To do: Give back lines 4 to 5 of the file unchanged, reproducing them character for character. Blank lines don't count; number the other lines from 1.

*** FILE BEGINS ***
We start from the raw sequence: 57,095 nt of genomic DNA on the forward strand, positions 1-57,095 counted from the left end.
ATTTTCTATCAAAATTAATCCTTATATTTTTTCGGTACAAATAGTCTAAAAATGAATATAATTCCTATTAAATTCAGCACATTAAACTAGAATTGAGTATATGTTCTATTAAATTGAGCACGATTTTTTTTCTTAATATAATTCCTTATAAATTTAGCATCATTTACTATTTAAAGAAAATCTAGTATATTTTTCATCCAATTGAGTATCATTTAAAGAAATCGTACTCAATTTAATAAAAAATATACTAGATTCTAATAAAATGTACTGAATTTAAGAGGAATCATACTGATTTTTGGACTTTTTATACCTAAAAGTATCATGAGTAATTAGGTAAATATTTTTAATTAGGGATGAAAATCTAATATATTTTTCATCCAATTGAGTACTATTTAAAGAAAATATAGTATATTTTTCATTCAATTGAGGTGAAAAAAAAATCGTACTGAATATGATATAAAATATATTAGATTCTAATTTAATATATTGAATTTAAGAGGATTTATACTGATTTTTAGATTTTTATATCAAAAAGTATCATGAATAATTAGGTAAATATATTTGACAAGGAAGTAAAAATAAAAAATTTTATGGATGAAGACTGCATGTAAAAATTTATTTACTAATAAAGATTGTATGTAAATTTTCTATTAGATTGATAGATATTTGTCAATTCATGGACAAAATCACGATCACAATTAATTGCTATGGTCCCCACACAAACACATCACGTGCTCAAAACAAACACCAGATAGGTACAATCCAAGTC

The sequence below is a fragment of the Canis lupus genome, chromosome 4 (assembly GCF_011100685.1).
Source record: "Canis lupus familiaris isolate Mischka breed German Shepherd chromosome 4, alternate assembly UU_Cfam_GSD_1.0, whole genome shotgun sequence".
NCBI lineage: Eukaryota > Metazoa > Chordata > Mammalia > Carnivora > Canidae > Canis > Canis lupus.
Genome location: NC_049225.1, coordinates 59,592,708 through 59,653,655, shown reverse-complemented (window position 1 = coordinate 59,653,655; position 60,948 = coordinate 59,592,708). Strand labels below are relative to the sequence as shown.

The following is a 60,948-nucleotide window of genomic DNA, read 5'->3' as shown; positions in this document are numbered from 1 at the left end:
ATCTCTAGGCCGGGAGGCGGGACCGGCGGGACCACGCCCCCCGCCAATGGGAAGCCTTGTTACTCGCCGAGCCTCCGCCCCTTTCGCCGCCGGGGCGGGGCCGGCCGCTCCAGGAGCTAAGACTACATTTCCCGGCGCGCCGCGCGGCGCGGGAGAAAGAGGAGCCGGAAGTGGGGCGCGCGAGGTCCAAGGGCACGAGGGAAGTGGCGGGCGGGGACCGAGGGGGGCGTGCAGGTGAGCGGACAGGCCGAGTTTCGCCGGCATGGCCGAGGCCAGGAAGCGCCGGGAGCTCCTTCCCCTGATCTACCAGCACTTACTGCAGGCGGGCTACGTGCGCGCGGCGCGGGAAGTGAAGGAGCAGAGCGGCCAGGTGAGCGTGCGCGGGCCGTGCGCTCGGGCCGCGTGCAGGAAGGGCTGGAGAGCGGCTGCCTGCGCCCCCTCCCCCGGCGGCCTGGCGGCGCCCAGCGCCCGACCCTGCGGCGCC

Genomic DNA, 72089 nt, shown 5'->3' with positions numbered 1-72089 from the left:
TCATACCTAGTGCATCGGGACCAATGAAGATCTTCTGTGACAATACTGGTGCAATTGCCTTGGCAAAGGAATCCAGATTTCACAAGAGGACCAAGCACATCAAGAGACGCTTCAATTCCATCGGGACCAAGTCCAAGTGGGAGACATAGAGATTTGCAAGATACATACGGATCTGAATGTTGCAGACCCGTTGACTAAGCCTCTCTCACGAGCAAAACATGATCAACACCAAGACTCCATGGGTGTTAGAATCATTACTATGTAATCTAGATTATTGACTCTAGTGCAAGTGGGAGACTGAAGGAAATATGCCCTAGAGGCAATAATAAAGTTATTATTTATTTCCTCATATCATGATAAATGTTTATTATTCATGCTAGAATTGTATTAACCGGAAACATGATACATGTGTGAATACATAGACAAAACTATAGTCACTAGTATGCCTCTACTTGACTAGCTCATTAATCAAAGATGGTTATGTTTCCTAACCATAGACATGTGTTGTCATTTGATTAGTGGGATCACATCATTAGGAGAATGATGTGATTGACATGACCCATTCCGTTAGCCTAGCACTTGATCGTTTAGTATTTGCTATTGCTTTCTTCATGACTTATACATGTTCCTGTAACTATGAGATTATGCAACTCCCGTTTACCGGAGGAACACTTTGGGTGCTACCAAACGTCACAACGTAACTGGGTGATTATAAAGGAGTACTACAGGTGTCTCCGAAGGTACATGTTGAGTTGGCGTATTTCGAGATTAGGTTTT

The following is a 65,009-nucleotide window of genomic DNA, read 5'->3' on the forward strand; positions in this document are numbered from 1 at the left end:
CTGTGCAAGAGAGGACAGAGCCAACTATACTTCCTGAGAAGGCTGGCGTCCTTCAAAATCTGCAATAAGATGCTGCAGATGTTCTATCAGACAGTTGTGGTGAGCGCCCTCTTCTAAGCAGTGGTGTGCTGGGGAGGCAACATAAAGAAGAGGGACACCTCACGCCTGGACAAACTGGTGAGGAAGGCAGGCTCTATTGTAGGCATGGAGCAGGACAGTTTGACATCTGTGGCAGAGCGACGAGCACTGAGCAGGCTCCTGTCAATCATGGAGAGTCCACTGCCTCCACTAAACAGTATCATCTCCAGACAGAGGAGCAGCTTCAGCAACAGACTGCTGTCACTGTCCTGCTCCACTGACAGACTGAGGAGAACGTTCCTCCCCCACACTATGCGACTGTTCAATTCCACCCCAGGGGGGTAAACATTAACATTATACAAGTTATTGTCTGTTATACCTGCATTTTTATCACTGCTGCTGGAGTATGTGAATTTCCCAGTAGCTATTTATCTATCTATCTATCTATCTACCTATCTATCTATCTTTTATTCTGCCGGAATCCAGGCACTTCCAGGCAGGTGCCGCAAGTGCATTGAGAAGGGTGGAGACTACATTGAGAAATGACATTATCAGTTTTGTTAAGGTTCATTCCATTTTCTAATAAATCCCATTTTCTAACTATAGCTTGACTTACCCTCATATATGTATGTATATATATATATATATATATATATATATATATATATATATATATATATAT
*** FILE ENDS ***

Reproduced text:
Source record: "Canis lupus familiaris isolate Mischka breed German Shepherd chromosome 4, alternate assembly UU_Cfam_GSD_1.0, whole genome shotgun sequence".
NCBI lineage: Eukaryota > Metazoa > Chordata > Mammalia > Carnivora > Canidae > Canis > Canis lupus.